Northern New York Newspapers
Watertown
Ogdensburg
Massena-Potsdam
Lowville
Carthage
Malone
NNY Business
NNY Living
NNY Ads
Wed., Aug. 20
SUBSCRIBE
Serving the communities of Massena and Potsdam, New York
Related Stories

Canada rules to lift grain shipments lauded as windfall for New York Air Brake

ARTICLE OPTIONS
A A
print this article
e-mail this article

CANTON - New York Air Brake Co. is expected soon to get a windfall of business, thanks to rules passed by the Canadian government requiring railways to devote more rail cars to the shipment of grain to the U.S.

Rules passed by the government this month aim to address an acute rail car shortage in Canada that has caused grain exports to drop sharply, driving up the grain prices. Millions of metric tons of oats, canola, wheat and barley are trapped at farms across the Canadian provinces, according to the Wall Street Journal.

The rules impose minimum levels for grain shipments on railroad carriers, backed by penalties. The government will require Canada’s two major railways — Canadian National Railway Co. and Canadian Pacific Railway — to move about 5,500 rail cars of grain weekly. They now move about 2,500 rail cars of grain each per week; that figure is expected to climb by about 500 rail cars weekly until government benchmarks are met.

Canada’s railroad carriers will have to purchase more rail cars to meet government quotas, and New York Air Brake will benefit by selling locomotive braking systems needed to build those cars, President Michael J. Hawthorne said.

Canadian railways “will have to figure out if their fleets need to be bigger to accommodate requirements,” he said. “The railways will lease and buy rail cars, and then you’ll get the actual production of cars. There will be an aggregate demand that will trickle down to the car owner, and then it will come down to New York Air Brake, because we make the braking components that are part of that car buildout.”

The two Canadian railroads affected by the rules are among North America’s eight major freight railroads, known as Class I railroads, and account for about 25 percent of the overall railroad capacity across the continent, Mr. Hawthorne said. Other Class I railways include CSX Transportation Co., which has a presence in the north country, Norfolk Southern Corp., Burlington Northern and Santa Fe Corp., Union Pacific Corp. and Kansas City Southern Railway Co.

The volume of rail cars needed by the two railways to meet demand should translate into a steady streak of business at New York Air Brake this year, Mr. Hawthorne said.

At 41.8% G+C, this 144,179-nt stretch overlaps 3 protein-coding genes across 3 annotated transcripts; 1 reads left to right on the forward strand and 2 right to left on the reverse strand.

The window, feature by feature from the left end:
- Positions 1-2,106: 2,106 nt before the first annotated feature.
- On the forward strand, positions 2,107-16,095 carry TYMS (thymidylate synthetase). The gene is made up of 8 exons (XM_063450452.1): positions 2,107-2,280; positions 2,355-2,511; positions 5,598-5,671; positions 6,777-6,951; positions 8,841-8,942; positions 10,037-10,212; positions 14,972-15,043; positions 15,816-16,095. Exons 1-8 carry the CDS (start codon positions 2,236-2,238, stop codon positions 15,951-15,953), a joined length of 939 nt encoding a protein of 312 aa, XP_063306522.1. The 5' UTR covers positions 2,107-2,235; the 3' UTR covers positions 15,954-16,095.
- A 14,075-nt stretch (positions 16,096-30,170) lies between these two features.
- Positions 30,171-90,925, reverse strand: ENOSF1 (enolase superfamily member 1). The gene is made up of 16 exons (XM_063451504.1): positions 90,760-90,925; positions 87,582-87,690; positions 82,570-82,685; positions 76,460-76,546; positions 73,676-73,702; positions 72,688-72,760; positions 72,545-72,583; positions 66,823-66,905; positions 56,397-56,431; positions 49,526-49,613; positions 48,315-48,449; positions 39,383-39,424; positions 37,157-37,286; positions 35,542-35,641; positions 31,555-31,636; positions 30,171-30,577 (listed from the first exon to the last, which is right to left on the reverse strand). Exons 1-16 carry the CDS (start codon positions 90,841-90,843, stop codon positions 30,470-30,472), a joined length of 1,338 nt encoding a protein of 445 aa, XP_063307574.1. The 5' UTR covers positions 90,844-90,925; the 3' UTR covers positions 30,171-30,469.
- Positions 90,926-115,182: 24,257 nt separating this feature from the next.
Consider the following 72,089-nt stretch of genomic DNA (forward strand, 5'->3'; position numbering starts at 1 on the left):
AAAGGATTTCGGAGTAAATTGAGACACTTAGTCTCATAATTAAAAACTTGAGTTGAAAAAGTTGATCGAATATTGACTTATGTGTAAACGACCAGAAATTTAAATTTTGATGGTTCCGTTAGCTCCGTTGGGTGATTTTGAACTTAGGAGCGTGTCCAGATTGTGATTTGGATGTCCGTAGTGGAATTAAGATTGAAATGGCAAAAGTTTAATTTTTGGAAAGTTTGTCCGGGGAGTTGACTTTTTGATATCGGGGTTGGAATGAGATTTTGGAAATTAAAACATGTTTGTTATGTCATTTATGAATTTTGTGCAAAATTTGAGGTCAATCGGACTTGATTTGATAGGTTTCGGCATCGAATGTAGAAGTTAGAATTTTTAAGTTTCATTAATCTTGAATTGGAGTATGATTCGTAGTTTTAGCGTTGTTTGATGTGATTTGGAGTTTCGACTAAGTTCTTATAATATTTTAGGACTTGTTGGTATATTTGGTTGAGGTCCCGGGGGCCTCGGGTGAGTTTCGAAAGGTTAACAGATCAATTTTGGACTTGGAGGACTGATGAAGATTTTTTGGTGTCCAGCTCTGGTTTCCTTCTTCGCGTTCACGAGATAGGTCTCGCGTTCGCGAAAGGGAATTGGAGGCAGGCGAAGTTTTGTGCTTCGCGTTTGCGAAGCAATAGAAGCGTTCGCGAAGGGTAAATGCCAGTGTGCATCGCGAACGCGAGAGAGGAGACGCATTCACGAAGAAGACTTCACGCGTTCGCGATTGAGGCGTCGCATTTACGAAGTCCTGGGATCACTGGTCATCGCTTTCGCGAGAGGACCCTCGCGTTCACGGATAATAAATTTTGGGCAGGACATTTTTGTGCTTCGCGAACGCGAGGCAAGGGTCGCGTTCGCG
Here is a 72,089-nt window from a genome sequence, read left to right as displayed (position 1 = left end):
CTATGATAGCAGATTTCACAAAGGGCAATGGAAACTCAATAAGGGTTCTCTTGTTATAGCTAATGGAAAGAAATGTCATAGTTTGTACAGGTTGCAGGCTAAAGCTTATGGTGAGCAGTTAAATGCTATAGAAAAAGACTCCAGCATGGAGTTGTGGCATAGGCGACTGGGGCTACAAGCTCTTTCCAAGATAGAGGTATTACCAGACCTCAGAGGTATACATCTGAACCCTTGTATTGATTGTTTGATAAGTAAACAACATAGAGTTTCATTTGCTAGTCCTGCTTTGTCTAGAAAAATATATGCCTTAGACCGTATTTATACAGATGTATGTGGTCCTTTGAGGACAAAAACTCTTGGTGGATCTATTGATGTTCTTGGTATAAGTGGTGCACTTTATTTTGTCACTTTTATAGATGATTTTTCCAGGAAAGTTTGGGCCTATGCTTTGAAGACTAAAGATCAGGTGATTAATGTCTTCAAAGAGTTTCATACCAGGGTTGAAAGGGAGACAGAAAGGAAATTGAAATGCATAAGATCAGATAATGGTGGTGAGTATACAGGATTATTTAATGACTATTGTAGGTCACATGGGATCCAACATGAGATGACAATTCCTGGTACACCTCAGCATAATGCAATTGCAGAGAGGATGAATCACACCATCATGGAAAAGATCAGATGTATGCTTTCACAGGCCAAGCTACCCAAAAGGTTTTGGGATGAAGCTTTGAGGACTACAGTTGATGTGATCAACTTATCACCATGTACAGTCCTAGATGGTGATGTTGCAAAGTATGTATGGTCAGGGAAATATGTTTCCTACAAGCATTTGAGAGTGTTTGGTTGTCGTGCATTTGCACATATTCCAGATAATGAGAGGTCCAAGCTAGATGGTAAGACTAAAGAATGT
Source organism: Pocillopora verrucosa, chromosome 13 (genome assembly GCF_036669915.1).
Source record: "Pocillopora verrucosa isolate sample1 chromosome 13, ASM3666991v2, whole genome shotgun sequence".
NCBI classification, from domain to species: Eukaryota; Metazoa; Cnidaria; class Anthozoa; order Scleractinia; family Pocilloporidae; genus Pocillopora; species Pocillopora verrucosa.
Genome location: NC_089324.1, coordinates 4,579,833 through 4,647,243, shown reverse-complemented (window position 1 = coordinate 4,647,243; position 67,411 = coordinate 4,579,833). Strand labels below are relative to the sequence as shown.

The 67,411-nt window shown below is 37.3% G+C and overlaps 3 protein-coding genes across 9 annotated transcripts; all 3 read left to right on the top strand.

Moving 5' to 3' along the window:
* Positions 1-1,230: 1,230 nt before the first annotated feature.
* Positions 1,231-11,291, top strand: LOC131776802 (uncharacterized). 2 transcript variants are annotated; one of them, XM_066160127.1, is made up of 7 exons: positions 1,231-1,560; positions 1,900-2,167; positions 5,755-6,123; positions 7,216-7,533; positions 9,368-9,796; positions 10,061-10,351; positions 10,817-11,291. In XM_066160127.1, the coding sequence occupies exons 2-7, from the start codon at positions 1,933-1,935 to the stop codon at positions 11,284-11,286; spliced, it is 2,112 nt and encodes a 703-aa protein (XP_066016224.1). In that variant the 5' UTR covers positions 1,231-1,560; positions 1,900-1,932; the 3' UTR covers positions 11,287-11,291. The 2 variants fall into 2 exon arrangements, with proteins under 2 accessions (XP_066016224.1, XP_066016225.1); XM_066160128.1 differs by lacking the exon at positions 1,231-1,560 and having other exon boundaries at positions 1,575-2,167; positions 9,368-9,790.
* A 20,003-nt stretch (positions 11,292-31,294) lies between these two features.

“I would say it’s going to be thousands of rail cars, depending on how effectively (railways) can use their assets to make the number of cars available,” he said. To meet demand, “we would build braking components typically for 100 new cars a day, maybe more. For New York Air Brake to satisfy that demand, in aggregate you would see months of production.”

In Canada, the passage of rules to increase grain shipments has been opposed by both major railways. The prairie grain crop last year was the largest in Canadian history, according to a press release from Canadian National Railway Co. As a result, the railway has had to move 10 million more tons of export grain, 50 percent more than any other crop.

“No supply chain in the world can reasonably be expected to handle a 10 million tonne increase in traffic on such short notice,” Claude Mongeau, railway president and CEO, said in a prepared statement. “It takes eight months to on-board and train a crew member, and seven to eight months to acquire cars and locomotives.

“Our assessment shows that an upper limit of around 5,500 cars per week may be achievable, but only if all members of the supply chain work together closely,” he said.

In the U.S., the steady climb of diesel fuel prices over the past decade has had a major impact on the railroad industry, Mr. Hawthorne said. But he doesn’t view that trend as a major downside, because it has resulted in companies choosing to transport product by rail, rather than truck, because of the relatively inexpensive cost.

“That’s why rail is doing extremely well, because the cost to move product has been more and more attractive as diesel prices go up,” he said. “You also have U.S. highway infrastructure that is constantly under assault, and truck traffic makes that worse. I think the use of rail will continue to grow along with the economic recovery.”

Connect with Us
DCO on FacebookWDT on Twitter